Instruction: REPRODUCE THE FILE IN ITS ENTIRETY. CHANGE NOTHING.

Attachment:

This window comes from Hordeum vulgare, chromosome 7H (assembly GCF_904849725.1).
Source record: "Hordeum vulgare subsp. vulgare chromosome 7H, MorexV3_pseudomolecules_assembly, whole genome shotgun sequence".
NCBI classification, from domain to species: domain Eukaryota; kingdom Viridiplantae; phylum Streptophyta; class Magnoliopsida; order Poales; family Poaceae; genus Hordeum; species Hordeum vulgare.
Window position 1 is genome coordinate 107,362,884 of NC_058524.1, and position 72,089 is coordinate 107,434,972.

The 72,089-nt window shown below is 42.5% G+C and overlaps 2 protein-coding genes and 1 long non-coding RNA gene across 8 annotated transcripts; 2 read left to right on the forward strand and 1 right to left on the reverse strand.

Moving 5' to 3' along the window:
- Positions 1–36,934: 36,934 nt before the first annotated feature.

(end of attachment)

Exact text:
This window comes from Hordeum vulgare, chromosome 7H (assembly GCF_904849725.1).
Source record: "Hordeum vulgare subsp. vulgare chromosome 7H, MorexV3_pseudomolecules_assembly, whole genome shotgun sequence".
NCBI classification, from domain to species: domain Eukaryota; kingdom Viridiplantae; phylum Streptophyta; class Magnoliopsida; order Poales; family Poaceae; genus Hordeum; species Hordeum vulgare.
Window position 1 is genome coordinate 107,362,884 of NC_058524.1, and position 72,089 is coordinate 107,434,972.

The 72,089-nt window shown below is 42.5% G+C and overlaps 2 protein-coding genes and 1 long non-coding RNA gene across 8 annotated transcripts; 2 read left to right on the forward strand and 1 right to left on the reverse strand.

Moving 5' to 3' along the window:
- Positions 1–36,934: 36,934 nt before the first annotated feature.